Those are the work of closed caption transcribers.
How to Become a Transcriptionist From Home
A transcriptionist’s job may look easy on paper. But in reality, it’s not.
Apart from your typing skills, you need to cultivate a few more skills to become successful in the field.
1. Polish Your Typing Skills
The basic thing you need to learn and polish is your typing skills.
Make it fast and accurate.
A good typing speed of a transcriptionist is at 60-80 words per minute. With very minimal errors.
But I recommend improving your typing skills to reach at least 70 words per minute. Again, with very minimal errors.
That’s a little over the usual requirement of most transcription jobs.
To polish your transcription skills even further, there are so many resources out there to help you out.
Udemy and YouTube are great places to find free training.
Skillshare and LinkedIn Learning are good learning platforms too if you have a little bit of money to spare.
However, if you want to have comprehensive training on transcription and you have the budget, I highly recommend the Transcribe Anywhere course.
It’s the most popular transcription course on the market developed by Janet Shaughnessy.
In the course, you’ll be able to learn the ins and outs of general transcription and legal transcription.
I talked a lot about Transcribe Anywhere in my review.
Be sure to check that out if you want to know how to become a transcriptionist that earns well.
2. Improve Your Listening Skills
A transcription job requires more than just fast and accurate typing skills.
You also need to have exceptional listening skills.
A huge part of transcription is your ability to pick apart what’s being said in the audio/video and put that into eligible words.
Even in transcribing general topics, your listening skills will be challenged by so many factors.
These include background noises, loud music, crosstalk, and soft voices.
In many cases, you might need to make intelligent “sounds like” guesses.
3. Have Superb Attention to Details
Since transcription is also about details, your attention to the smallest detail is a no-brainer.
This is particularly true for verbatim transcription jobs wherein you need to transcribe exactly what the audio file says.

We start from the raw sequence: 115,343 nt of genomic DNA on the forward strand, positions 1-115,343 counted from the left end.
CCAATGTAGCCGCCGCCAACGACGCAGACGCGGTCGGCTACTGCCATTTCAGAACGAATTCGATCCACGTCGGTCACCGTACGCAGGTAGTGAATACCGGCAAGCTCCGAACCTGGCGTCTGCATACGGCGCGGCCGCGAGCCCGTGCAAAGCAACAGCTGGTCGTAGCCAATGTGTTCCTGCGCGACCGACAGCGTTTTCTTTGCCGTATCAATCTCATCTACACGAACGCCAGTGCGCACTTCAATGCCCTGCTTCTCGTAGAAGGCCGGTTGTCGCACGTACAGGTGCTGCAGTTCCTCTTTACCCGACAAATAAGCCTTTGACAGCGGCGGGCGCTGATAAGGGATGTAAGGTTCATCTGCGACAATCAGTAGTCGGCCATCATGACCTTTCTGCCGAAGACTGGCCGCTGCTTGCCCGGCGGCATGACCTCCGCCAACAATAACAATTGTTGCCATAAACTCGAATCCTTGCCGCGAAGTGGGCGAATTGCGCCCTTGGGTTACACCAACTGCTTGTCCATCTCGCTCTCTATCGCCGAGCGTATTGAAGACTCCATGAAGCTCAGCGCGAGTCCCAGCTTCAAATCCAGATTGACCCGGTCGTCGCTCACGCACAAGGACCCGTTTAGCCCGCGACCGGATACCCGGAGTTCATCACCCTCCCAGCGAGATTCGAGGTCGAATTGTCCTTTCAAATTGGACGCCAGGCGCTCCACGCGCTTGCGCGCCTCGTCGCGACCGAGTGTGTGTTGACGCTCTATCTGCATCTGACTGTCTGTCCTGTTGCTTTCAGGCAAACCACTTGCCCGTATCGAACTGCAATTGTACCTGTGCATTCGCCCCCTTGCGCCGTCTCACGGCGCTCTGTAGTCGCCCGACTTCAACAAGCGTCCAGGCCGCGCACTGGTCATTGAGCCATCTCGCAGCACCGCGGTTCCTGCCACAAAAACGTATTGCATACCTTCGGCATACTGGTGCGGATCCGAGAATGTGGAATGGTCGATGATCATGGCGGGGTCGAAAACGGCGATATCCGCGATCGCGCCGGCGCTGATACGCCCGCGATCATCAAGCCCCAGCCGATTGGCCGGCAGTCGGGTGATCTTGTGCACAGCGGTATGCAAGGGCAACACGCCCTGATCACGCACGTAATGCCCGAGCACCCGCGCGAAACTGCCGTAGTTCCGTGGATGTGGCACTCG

Yes! It includes fillers like “like,” “uhm,” “uh-uh,” etc.
In some transcription jobs, especially in courtrooms, these contribute to the meaning conveyed by the speakers in the audio.
And transcriptionists have to be particular with these when the client requests so.
4. Have Good Research Skills
Outstanding research skill is a must-have for transcriptionists.
Files on different topics are given to them every day.
Having fantastic research skills is a big advantage for catching words or terminologies they’re not familiar with.
And these include finding crucial information and proper nouns like names, companies, acronyms, etc.
5. Learn Some Basic Computer Skills
You don’t need to have advanced computer skills to become a transcriptionist.
Basic skills like knowing to use Google search and Microsoft Word are enough to qualify you for the job.
You might also be required to use transcription software per client specifications.
Therefore, you must be willing to learn how to use the software.
6. Know How to Manage Multiple Tasks at Once
Unlike what so many work-from-home hustlers will tell you, transcription isn’t just about typing and listening.
You need to be able to do different tasks at once.
It’s not uncommon on the job to listen and type at the same time and then look up words/phrases you barely know.
How to Become a Transcriptionist: Tools You Need to Become Successful
Transcription has a low barrier to entry.
You don’t need a fancy pair of headsets or a high-spec MacBook to get started.
With just a computer and an internet connection, you can get started with transcription anytime.
However, having the right tools will most definitely give you a leg up in a sea of transcriptionists.
Note that some clients might require you to have these. Some don’t.
Here are the extra tools you should keep in your arsenal:
1. Foot Pedal